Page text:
Given the high stakes, it’s imperative that the region collectively push for the legal route. While it’s true that China is initially unlikely to shift its opposition to using dispute settlement bodies, it may well do so if ASEAN pursues this policy with unity. Furthermore, ASEAN and Chinese leaders could provide funds for workshops and seminars on international law for both their diplomats and their universities, and attempt to soften public perceptions over the decade or so that the legal process would take.
A ruling by a neutral body, while unpopular, is less likely to cause problems between a state and its populace, which is certainly a major factor in state approaches to this issue. This approach would also make a significant impression on international society, and renew the legalization of international relations that seems to have been put on hold since 2001. It should be remembered why this process began in the first place. History teaches us that human political units unconstrained by law, traditionally resort to various applications of power, soft and hard. While the application of power is and will remain a central process in global politics, it’s not our only process.
The application of principle and the subordination of self-interest to legal principles are other newer options. In this case, they may be the only solution that has a chance of public acceptance. Leaders in the region would do well to note this.
BBC East Asia Editor, Charles Scanlon
China’s growing naval power has encouraged it to be more assertive
Chinese leaders like to talk about their country’s “peaceful rise” – and Europe’s financial traumas are giving Beijing plenty of scope to assume the role of a benign new force on the world stage.
President Hu Jintao has presented himself as a “friend in need” during encounters with European supplicants while stopping short, for now, of committing China to a specific contribution.
But China has been showing a very different face to countries closer to home in an increasingly tense confrontation over rival claims to the resource-rich waters of the South China Sea.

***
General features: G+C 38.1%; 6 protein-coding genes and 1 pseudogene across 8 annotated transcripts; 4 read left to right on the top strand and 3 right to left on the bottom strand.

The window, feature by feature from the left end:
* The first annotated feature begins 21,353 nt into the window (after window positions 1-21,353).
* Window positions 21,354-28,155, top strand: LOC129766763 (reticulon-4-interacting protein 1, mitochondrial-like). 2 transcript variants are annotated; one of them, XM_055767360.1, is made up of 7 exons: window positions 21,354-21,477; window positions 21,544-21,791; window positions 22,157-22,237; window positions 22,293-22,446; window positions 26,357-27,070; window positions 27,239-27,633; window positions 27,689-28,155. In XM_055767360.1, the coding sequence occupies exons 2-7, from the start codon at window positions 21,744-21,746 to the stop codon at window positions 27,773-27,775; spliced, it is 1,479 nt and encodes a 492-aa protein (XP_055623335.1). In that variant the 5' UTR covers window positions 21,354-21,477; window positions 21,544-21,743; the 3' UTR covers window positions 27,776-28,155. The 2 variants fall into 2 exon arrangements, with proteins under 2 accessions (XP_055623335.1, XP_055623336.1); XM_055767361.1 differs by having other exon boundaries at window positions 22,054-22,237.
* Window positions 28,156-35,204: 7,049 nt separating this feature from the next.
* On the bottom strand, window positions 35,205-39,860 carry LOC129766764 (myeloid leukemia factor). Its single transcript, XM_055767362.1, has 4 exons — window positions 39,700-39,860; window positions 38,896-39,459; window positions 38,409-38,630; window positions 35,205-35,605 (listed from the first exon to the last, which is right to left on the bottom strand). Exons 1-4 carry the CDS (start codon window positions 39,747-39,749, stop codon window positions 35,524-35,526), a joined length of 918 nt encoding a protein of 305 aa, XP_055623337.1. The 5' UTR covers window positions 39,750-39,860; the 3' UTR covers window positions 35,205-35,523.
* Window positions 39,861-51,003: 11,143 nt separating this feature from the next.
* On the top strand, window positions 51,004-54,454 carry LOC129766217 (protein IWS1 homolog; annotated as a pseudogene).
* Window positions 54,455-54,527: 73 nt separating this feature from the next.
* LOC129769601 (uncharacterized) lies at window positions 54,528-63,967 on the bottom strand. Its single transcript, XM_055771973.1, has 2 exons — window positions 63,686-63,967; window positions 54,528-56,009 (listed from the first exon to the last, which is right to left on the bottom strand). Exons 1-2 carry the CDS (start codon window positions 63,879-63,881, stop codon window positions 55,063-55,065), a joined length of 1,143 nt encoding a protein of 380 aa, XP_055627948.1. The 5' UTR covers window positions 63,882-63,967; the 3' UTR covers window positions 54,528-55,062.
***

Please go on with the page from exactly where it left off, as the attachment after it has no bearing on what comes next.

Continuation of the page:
It is a region where the peaceful nature of China’s rise is starting to be questioned as it pushes a long-standing maritime claim that stretches deep into South East Asia.
If these countries do not want to change their ways with China, they will need to prepare for the sound of cannons”
“China is becoming much more confident in the region and there are signs it is becoming giddy with success. It has become much more influential much more quickly than it expected,” says Dr Kerry Brown of the Asia Programme at Chatham House in London.
Vietnam and the Philippines in recent months have seen the snarl of a resurgent regional power that is fast losing patience with the gripes of smaller neighbours over maritime borders.
“If these countries do not want to change their ways with China, they will need to prepare for the sound of cannons. It may be the only way for the dispute in the sea to be resolved,” said the state run newspaper, the Global Times, in a recent editorial.
Hard powerChinese officials have been more restrained in their comments, but foreign ministry spokesmen have issued a series of warnings about what they see as encroachments into Chinese waters.
Beijing says it does want a peaceful solution. But Vietnam and the Philippines say Chinese ships have stepped up harassment of vessels involved in oil exploration and fishing.
China’s stance on the South China Sea is making neighbours like Vietnam worried
“The growth of Chinese military spending is beginning to translate into hard power,” says John Hemmings, an analyst at the Royal United Services Institute.
“This is the first major sign that a more confident Chinese grand strategy is emerging. It is in the South China Sea that there is a real risk of discord between the US and China.”
The disputes are about oil and gas reserves, lucrative fisheries and sea lanes that are crucial to the giant industrial economies of East Asia. But they also point to a strategic contest with the United States, which has been the dominant military power in the western Pacific since 1945.
China is driven by a nationalistic agenda – it won’t find it easy to make compromises over what are seen as crucial resources, such as energy in the South China Sea”
“China has a containment mindset,” says Kerry Brown. “It thought that the United States was ceding influence but it sees the US is still active all around its borders from Afghanistan to Japan.”